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It’s Elemental- Neodymium September 16, 2017

Posted by makingyourdashcount in Elements.
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* Please remember standard disclaimer.

You know those crazy strong magnets that are hard to unstick once placed on the fridge? Those are made from neodymium.

Number 60 on the periodic table, it is one of 17 rare earth metals and is used in lasers, as a colorant in glass and ceramics, in ceramic capacitors, and in the motors of electric cars- think Tesla. It’s also used to darken welder’s goggles, as a component in didymium glass.

Sintered neodymium iron-boron (NdFeB) magnets are the most powerful commercially available magnets in the world. (Sintering is a procedure by which materials are compacted and formed into a solid mass under crazy amounts of heat and unimaginable pressure.)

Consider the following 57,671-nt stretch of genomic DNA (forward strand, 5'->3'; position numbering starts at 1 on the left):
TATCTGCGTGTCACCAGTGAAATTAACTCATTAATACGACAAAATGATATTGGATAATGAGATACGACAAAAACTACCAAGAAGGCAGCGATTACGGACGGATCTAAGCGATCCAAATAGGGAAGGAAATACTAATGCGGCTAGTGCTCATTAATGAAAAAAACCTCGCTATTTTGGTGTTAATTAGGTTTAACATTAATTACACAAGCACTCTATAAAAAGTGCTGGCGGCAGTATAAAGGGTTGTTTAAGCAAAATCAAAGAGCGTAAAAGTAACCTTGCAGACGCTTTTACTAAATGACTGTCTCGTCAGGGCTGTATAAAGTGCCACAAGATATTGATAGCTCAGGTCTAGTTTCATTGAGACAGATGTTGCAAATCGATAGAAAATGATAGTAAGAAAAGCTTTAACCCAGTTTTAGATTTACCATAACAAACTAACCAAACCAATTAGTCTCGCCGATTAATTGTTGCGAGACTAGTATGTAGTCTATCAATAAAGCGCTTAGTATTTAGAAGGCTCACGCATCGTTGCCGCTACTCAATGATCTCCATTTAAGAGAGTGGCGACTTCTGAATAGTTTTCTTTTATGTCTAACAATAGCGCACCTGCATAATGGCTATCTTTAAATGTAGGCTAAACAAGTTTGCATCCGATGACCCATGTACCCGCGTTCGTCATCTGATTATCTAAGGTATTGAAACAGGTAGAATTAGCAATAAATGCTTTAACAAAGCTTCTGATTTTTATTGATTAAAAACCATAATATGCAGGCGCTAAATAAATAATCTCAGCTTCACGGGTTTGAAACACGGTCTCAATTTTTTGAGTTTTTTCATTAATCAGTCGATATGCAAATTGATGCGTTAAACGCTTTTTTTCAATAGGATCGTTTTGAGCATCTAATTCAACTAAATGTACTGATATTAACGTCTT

Why should you care?

This will “probably” be the material that helps levitate the Hyperloop One Midwest Connect Transport System that will connect Pittsburgh, Columbus and Chicago (30 minutes to Chicago for Garrett Popcorn!) That has to make it a favorite.
And in the other direction, I have great nieces. We can plan play dates. YEA! (Yup, it’s all about me.)

But there is something else. Most rare earth metals, including neodymium, are mined in China.

For a variety of reasons, it is easiest and most economical to mine them there. Although their supply doesn’t quite constitute a monopoly, they control enough of the market that they can use supply as a political weapon. And they have.

That should make you sleep well tonight, or not.